The consequences of the earthquake in southern Turkey and the frightening forecasts of seismologists have led to panic reaching Istanbul: tourists from all over the world are massively canceling tours (read more here). As a result, “fears that an “earthquake will happen” even without an earthquake itself have already undermined the tourism sector,” according to Turkish media.
According to the forecasts of representatives of the tourism sector, the number of tourists expected to arrive in Istanbul in 2023 may decrease to 8 million. According to Ramazan Bingöl, president of the Association of Restaurants and Tourism (TÜRES), immediately after the earthquake on February 6, restaurant occupancy alone decreased by 50-70%. “Forecasts that an earthquake will inevitably occur in Istanbul are largely to blame for this. There have been major cancellations of bookings due to the panic they created,” the expert said. According to him, in February, hotel reservations were canceled by 30-40% of tourists. “If this continues, tourism revenues will seriously decline in March, April and May,” he added. By the way, the crisis in the sales of food and beverages, according to him, also actually occurred due to the fact that a significant part of the foreign tourists who were supposed to come to Turkey did not come.
Yuksel Turemez, Chairman of the Board of the TÜRSAB Regional Office in Istanbul and the Bosphorus, presented a similar assessment. “Given the expected decline in the number of tourists arriving in Istanbul due to the earthquake, it is expected that tourism revenues will decrease by 30-40% during the year. The number of tourists coming to Istanbul may decrease to 8 million,” he said. Before the earthquake, at least 14 million tourists were expected to arrive in Istanbul.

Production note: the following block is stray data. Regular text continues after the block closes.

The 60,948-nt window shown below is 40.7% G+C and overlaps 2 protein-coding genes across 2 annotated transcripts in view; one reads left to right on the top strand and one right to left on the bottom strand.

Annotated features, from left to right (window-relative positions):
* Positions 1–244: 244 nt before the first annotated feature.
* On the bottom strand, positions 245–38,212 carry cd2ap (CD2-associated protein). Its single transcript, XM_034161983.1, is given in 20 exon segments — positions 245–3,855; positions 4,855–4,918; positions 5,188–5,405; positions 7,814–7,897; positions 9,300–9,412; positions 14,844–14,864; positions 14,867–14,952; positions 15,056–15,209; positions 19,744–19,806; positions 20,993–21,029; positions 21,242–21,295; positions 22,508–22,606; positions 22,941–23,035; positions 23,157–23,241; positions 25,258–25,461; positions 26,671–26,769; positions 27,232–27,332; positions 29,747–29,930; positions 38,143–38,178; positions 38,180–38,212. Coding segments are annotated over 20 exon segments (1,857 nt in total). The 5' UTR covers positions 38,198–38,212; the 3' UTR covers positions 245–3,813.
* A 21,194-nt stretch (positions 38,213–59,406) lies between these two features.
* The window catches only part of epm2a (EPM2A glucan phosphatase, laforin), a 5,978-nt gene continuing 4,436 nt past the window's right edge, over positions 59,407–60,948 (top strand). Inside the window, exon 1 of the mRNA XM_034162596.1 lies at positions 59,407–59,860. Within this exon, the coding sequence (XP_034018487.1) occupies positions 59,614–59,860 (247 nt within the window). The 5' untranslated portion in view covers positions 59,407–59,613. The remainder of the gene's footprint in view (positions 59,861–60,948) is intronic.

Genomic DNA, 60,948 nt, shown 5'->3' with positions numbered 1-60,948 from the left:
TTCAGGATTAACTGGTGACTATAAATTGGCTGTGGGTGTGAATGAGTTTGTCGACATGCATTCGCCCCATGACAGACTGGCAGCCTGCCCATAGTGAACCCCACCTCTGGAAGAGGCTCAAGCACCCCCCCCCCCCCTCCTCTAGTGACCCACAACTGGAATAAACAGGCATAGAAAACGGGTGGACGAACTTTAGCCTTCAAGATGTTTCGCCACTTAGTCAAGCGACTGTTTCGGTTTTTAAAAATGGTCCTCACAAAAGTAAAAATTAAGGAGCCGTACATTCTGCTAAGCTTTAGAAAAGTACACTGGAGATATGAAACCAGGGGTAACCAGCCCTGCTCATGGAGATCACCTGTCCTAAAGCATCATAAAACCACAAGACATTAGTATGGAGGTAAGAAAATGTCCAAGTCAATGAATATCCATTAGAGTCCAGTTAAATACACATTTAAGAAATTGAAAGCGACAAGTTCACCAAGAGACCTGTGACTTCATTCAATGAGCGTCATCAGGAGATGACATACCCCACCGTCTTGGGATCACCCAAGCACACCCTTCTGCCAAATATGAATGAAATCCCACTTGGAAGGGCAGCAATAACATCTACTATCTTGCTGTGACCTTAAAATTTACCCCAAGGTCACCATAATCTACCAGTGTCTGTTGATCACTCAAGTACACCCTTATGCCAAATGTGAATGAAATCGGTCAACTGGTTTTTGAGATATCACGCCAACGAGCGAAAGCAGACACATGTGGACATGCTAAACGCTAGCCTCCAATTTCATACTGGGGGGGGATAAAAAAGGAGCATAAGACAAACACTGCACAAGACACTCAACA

“We will see a net loss of bookings for Turkey at the ITB show in Berlin on March 7-9. But undoubtedly, the earthquake and the expectation of an earthquake in Istanbul will have the most negative impact on tourism,” he said.
It should be noted that in this situation there is also a small plus for tourists: hotels in Istanbul can reduce prices in order to withstand the expected loss of tourists. “If it can be seen that a significant audience is willing to come, hotels may try to make up for the loss by lowering prices. There may be some price volatility to prevent a decline in tourist arrivals. Average prices for rooms can be reduced from 100 euros to 80 euros,” Mr. Turemez estimated.
We also recall one of the forecasts of seismologists regarding Istanbul. “Although the situation in Istanbul has not changed as a result of the latest quakes in the southeast, the risk to the metropolis as a whole is as high as in the currently affected region. The average return period for a strong earthquake in Istanbul is 250 years, and the last major earthquake occurred in 1766, so the next one is long overdue,” Marco Bonhoff from the German Research Center for Geosciences (GFZ) in Potsdam told the German press. It is difficult to make a forecast with an accuracy of a year, but the probability is extremely high that the area of the popular city is threatened by a strong earthquake in the next few years or decades. Read his forecast in this material.
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